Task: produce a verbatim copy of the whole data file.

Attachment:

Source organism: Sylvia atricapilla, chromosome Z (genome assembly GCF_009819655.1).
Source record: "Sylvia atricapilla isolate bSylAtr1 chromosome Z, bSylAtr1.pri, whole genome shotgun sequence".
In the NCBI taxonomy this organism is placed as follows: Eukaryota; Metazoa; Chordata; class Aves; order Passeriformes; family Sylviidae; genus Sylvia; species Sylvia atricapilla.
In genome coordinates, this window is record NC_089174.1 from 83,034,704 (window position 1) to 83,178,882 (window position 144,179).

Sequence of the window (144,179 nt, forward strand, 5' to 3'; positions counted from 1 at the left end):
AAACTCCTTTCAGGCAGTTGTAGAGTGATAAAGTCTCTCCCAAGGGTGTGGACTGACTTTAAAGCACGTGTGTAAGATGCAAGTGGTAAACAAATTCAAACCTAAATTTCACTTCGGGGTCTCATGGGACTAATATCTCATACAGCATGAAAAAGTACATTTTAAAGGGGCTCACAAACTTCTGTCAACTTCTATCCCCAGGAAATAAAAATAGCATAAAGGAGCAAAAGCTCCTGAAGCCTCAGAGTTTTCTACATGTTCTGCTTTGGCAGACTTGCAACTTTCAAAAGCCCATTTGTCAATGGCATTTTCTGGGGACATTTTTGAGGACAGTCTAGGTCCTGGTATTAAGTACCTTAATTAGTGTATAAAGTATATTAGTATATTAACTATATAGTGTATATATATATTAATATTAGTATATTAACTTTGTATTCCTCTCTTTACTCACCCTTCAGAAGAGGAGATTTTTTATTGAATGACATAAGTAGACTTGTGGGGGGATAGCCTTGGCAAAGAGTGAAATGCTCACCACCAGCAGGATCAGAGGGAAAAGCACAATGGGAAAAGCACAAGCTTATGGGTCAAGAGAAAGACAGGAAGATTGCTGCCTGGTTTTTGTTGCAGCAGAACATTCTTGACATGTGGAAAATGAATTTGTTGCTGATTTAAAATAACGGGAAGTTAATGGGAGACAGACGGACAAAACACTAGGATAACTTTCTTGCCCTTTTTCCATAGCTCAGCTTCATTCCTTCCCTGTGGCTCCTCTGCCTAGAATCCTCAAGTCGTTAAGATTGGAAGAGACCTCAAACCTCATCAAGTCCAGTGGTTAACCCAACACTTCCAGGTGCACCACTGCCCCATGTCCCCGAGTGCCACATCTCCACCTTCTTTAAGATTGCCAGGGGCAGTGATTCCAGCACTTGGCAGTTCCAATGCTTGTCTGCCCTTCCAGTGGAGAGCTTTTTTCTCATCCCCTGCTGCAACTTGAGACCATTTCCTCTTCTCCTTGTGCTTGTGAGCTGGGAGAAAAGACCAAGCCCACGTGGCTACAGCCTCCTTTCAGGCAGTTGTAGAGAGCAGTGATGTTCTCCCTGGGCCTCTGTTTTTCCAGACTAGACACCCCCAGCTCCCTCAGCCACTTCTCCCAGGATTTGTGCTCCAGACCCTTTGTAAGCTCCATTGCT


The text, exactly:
Source organism: Sylvia atricapilla, chromosome Z (genome assembly GCF_009819655.1).
Source record: "Sylvia atricapilla isolate bSylAtr1 chromosome Z, bSylAtr1.pri, whole genome shotgun sequence".
In the NCBI taxonomy this organism is placed as follows: Eukaryota; Metazoa; Chordata; class Aves; order Passeriformes; family Sylviidae; genus Sylvia; species Sylvia atricapilla.
In genome coordinates, this window is record NC_089174.1 from 83,034,704 (window position 1) to 83,178,882 (window position 144,179).

Sequence of the window (144,179 nt, forward strand, 5' to 3'; positions counted from 1 at the left end):
AAACTCCTTTCAGGCAGTTGTAGAGTGATAAAGTCTCTCCCAAGGGTGTGGACTGACTTTAAAGCACGTGTGTAAGATGCAAGTGGTAAACAAATTCAAACCTAAATTTCACTTCGGGGTCTCATGGGACTAATATCTCATACAGCATGAAAAAGTACATTTTAAAGGGGCTCACAAACTTCTGTCAACTTCTATCCCCAGGAAATAAAAATAGCATAAAGGAGCAAAAGCTCCTGAAGCCTCAGAGTTTTCTACATGTTCTGCTTTGGCAGACTTGCAACTTTCAAAAGCCCATTTGTCAATGGCATTTTCTGGGGACATTTTTGAGGACAGTCTAGGTCCTGGTATTAAGTACCTTAATTAGTGTATAAAGTATATTAGTATATTAACTATATAGTGTATATATATATTAATATTAGTATATTAACTTTGTATTCCTCTCTTTACTCACCCTTCAGAAGAGGAGATTTTTTATTGAATGACATAAGTAGACTTGTGGGGGGATAGCCTTGGCAAAGAGTGAAATGCTCACCACCAGCAGGATCAGAGGGAAAAGCACAATGGGAAAAGCACAAGCTTATGGGTCAAGAGAAAGACAGGAAGATTGCTGCCTGGTTTTTGTTGCAGCAGAACATTCTTGACATGTGGAAAATGAATTTGTTGCTGATTTAAAATAACGGGAAGTTAATGGGAGACAGACGGACAAAACACTAGGATAACTTTCTTGCCCTTTTTCCATAGCTCAGCTTCATTCCTTCCCTGTGGCTCCTCTGCCTAGAATCCTCAAGTCGTTAAGATTGGAAGAGACCTCAAACCTCATCAAGTCCAGTGGTTAACCCAACACTTCCAGGTGCACCACTGCCCCATGTCCCCGAGTGCCACATCTCCACCTTCTTTAAGATTGCCAGGGGCAGTGATTCCAGCACTTGGCAGTTCCAATGCTTGTCTGCCCTTCCAGTGGAGAGCTTTTTTCTCATCCCCTGCTGCAACTTGAGACCATTTCCTCTTCTCCTTGTGCTTGTGAGCTGGGAGAAAAGACCAAGCCCACGTGGCTACAGCCTCCTTTCAGGCAGTTGTAGAGAGCAGTGATGTTCTCCCTGGGCCTCTGTTTTTCCAGACTAGACACCCCCAGCTCCCTCAGCCACTTCTCCCAGGATTTGTGCTCCAGACCCTTTGTAAGCTCCATTGCT